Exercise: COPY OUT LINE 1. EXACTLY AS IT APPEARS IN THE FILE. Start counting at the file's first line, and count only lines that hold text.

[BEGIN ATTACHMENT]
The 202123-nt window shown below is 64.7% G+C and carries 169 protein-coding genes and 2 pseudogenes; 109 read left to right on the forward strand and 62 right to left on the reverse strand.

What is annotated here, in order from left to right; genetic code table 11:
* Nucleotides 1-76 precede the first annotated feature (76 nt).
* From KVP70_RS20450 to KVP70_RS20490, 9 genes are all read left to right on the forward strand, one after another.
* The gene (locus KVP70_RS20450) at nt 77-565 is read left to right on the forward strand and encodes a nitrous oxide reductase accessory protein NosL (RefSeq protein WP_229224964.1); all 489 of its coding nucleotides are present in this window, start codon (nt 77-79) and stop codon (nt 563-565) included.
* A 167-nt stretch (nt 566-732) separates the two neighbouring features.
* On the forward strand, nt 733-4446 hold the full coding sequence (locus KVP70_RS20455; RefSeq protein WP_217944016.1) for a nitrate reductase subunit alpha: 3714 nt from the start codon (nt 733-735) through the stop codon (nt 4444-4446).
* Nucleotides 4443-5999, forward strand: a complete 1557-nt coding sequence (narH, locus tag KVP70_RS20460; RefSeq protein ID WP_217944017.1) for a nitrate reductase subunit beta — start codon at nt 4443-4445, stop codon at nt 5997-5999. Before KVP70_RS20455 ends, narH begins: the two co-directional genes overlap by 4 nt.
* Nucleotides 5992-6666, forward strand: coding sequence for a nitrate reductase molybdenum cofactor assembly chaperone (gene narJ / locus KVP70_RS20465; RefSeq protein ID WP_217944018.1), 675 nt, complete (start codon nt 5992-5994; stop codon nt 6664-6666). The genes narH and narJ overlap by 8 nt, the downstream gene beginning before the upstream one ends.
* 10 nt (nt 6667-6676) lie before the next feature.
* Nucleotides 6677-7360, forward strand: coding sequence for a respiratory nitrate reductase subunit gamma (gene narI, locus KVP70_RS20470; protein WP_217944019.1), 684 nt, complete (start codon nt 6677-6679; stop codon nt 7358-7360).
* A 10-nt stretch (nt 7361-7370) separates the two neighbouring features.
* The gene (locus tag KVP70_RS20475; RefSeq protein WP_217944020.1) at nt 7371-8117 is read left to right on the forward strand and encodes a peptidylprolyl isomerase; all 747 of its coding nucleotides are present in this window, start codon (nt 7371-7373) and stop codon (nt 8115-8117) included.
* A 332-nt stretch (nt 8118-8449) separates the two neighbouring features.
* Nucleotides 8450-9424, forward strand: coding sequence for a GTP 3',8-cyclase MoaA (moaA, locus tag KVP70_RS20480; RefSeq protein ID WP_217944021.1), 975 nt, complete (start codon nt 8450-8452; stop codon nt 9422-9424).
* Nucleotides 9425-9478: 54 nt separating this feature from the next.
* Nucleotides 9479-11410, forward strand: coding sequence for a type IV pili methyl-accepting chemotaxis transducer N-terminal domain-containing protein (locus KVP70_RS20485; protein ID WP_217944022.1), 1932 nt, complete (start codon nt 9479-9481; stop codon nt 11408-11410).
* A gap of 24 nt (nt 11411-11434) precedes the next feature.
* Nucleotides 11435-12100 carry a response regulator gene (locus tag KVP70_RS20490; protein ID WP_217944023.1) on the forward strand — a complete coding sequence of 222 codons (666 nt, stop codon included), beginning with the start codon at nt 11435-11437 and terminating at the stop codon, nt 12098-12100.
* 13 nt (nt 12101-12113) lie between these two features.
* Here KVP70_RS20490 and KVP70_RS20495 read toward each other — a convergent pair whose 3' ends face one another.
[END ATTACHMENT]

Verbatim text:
The 202123-nt window shown below is 64.7% G+C and carries 169 protein-coding genes and 2 pseudogenes; 109 read left to right on the forward strand and 62 right to left on the reverse strand.